Welcome HN. Technology is about tradeoffs. Using Postgres for everything is a tradeoff. Of course you use the right tool for the job. Often this is Postgres. Helping dozens of startups I have seen many more people overcomplicate setups than companies that use tools that are too simple for the job. If you have 1M+ customers, and 50+ developers, and you need Kafka and Spark amd Kubernetes, go ahead. If you have more systems than developers, just use Postgres. Thanks to Hugo and BunnyCDN for keeping the page fast. PS: Postgres for everything doesn’t mean one server for everything ;-)
TLDR; just use Postgres for everything.
We have invited complexity through the door. But it will not leave as easily.
There is Radical Simplicity though.
One way to simplify your stack and reduce the moving parts, speed up development, lower the risk and deliver more features in your startup is “Use Postgres for everything”. Postgres can replace - up to millions of users - many backend technologies, Kafka, RabbitMQ, Mongo and Redis among them.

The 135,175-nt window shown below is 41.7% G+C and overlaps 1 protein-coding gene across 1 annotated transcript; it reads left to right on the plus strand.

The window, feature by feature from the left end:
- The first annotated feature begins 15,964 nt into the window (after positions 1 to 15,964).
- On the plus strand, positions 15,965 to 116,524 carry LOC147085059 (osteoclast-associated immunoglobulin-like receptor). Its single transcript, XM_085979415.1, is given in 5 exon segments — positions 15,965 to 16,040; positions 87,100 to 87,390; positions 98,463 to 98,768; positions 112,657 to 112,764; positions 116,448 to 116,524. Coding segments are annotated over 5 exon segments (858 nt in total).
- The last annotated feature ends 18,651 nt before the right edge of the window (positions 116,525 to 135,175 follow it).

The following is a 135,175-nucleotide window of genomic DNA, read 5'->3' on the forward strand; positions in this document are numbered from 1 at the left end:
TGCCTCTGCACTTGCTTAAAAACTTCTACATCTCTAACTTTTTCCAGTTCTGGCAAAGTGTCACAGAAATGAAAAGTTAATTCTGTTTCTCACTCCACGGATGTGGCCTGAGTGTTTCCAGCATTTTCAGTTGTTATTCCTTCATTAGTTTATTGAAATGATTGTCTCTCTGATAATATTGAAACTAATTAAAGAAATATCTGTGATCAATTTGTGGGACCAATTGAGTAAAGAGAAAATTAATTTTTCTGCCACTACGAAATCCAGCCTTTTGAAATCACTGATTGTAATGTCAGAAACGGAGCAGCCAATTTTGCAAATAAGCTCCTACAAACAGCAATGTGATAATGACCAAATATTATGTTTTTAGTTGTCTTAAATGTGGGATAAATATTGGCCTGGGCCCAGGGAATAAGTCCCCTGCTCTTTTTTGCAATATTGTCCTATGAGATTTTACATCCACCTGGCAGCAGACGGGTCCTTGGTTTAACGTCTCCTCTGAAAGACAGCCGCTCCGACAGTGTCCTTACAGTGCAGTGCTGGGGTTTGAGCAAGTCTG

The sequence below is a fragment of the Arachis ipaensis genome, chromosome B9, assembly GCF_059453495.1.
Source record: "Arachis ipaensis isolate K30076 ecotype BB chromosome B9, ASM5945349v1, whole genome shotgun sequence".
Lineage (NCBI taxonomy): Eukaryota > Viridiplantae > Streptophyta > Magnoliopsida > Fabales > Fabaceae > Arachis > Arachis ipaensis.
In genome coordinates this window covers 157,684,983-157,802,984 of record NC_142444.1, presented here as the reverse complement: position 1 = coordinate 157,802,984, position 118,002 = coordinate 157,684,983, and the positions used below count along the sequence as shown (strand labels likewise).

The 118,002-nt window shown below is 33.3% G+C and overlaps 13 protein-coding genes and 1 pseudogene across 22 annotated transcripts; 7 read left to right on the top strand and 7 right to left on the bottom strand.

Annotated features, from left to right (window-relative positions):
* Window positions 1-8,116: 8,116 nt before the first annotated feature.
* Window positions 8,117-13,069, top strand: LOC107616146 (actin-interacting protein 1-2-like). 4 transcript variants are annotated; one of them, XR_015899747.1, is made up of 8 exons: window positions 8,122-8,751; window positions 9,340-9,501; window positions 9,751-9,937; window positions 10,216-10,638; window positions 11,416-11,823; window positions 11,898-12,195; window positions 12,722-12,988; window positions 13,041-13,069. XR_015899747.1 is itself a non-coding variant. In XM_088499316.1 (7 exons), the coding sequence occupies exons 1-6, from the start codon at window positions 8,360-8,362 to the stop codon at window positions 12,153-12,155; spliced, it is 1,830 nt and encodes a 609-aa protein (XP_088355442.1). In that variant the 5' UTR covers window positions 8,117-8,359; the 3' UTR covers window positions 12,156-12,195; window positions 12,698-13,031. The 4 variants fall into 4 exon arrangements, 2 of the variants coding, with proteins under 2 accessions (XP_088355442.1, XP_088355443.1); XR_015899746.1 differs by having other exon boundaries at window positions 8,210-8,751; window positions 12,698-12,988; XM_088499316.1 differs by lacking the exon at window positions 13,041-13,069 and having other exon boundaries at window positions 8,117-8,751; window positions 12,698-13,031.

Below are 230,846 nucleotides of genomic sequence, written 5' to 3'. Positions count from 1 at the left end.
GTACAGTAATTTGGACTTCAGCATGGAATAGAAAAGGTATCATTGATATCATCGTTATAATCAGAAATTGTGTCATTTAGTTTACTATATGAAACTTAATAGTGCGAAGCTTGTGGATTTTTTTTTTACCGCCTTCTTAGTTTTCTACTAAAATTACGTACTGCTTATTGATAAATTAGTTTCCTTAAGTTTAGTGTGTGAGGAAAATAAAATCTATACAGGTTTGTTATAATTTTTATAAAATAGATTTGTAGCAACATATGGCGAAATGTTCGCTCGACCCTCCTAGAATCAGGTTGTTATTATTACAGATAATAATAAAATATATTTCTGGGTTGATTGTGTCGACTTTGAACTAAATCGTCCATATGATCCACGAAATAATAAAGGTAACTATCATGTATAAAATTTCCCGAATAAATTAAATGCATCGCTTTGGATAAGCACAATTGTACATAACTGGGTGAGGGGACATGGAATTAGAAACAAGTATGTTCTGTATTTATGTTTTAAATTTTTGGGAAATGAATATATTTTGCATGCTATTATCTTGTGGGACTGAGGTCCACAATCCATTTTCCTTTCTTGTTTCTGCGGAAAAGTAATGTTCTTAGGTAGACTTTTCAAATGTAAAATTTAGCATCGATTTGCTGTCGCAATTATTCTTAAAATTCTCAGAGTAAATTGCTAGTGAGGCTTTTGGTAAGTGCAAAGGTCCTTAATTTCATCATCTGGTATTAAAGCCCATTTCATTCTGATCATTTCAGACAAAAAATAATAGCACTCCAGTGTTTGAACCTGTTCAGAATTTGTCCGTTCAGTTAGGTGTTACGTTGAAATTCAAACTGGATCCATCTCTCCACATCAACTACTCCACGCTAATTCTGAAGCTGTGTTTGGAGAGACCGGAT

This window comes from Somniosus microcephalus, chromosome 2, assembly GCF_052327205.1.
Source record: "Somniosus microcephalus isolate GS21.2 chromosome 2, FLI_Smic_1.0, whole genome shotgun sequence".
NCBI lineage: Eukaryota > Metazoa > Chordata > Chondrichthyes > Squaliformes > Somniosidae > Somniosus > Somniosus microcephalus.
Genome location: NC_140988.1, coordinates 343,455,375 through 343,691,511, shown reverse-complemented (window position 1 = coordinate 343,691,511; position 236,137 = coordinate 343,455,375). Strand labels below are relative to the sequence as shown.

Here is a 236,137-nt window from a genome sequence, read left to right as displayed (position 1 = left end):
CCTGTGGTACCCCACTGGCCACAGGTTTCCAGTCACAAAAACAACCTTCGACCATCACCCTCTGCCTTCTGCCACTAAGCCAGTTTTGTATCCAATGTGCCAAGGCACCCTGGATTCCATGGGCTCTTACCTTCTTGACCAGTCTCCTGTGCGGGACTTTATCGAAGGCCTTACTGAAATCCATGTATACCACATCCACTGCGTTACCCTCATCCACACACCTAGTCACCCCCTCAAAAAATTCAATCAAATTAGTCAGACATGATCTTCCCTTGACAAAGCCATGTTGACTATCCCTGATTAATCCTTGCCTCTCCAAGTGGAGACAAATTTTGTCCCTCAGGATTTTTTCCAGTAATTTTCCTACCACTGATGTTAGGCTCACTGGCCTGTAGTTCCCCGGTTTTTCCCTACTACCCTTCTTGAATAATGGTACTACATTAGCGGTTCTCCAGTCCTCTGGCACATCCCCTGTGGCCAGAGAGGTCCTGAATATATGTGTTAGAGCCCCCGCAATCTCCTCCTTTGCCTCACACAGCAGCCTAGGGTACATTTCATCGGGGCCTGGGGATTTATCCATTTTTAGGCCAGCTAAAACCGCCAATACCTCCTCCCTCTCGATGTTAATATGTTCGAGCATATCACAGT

Use Postgres for caching instead of Redis with UNLOGGED tables and TEXT as a JSON data type. Use stored procedures to add and enforce an expiry date for the data just like in Redis.
Use Postgres as a message queue with SKIP LOCKED instead of Kafka (if you only need a message queue).
Use Postgres with Timescale as a data warehouse.
Use Postgres with JSONB to store Json documents in a database, search and index them - instead of Mongo.
Use Postgres as a cron demon to take actions at certain times, like sending mails, with pg_cron adding events to a message queue.
Use Postgres for Geospacial queries.
Use Postgres for Fulltext Search instead of Elastic.
Use Postgres to generate JSON in the database, write no server side code and directly give it to the API.
Use Postgres with a GraphQL adapter to deliver GraphQL if needed.
There I’ve said it, just use Postgres for everything.
As a CTO, Interim CTO, CTO Coach - and developer - Stephan has seen many technology departments in fast-growing startups. As a kid he taught himself coding in a department store around 1981 because he wanted to write video games. Stephan studied computer science with distributed systems and artificial intelligence at the University of Ulm. He also studied Philosophy. When the internet came to Germany in the 90 he worked as the first coder in several startups. He has founded a VC funded startup, worked in VC funded, fast growing startups with architecture, processes and growth challenges, worked as a manager for ImmoScout and as a CTO of an eBay Inc. company. After his wife successfully sold her startup they moved to the sea and Stephan took up CTO coaching. You can find him on LinkedIn, on Mastodon or on Twitter @KingOfCoders